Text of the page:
James Forsyth

The Iranian nuclear problem will not wait

The Iranian nuclear problem will not wait
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Coalition negotiations are ongoing in Israel and so you’d expect them to be the main story for the media there. But every time I go to Haaretz’s site or that of the Jerusalem Post, the top story is about Iran and its nuclear programme. Israel is acutely aware of the threat it faces.

The more time passes without the United Nations or an ad-hoc alliance taking serious action to try and deter Iran from going nuclear, the more Israel will feel that it will have to deal with this threat itself. That feeling must only have increased with Obama’s failure to mention Iran in his speech last night and the delay in rolling out the new administration’s Iran policy.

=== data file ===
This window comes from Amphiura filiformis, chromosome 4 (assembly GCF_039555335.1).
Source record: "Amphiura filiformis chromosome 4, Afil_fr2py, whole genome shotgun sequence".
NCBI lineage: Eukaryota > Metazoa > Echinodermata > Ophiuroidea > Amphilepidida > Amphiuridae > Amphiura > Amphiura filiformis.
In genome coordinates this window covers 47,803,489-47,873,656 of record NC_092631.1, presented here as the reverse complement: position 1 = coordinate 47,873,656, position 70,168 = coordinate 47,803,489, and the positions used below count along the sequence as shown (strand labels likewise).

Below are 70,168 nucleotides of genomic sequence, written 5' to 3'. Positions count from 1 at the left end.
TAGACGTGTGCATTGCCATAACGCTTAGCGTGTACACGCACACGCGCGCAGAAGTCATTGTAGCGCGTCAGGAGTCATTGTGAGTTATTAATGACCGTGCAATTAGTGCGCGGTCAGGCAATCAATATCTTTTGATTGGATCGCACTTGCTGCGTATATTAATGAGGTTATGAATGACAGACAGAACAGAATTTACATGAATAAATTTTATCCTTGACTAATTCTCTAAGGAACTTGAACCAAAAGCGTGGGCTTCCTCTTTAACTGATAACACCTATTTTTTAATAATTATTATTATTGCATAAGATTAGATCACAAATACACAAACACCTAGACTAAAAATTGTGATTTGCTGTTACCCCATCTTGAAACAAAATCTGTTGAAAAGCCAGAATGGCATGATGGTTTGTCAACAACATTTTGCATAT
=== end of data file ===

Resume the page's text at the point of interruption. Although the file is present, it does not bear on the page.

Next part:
Dennis Ross was only formally announced as a special adviser to Hillary Clinton on ‘the Gulf and southwest Asia’ this week and with him working out of the State Department it is still unclear who is actually coordinating Iran policy or, indeed, what that policy is.

The Obama administration rightly wants to see if direct diplomacy can persuade Iran to give up its nuclear programme. I suspect that these talks will fail — if you were an Iranian policymaker what, short of a blockade or the threat of force, would make you abandon a programme that would shift the regional balance of power so dramatically in you favour? — but they should take place as force should only be used when all other options have been exhausted. But the diplomatic process must start now otherwise it will be too late. The Iranian nuclear problem will not wait until the West has dealt with its economic problems.

Written byJames Forsyth

James Forsyth is Political Editor of the Spectator. He is also a columnist in The Sun.

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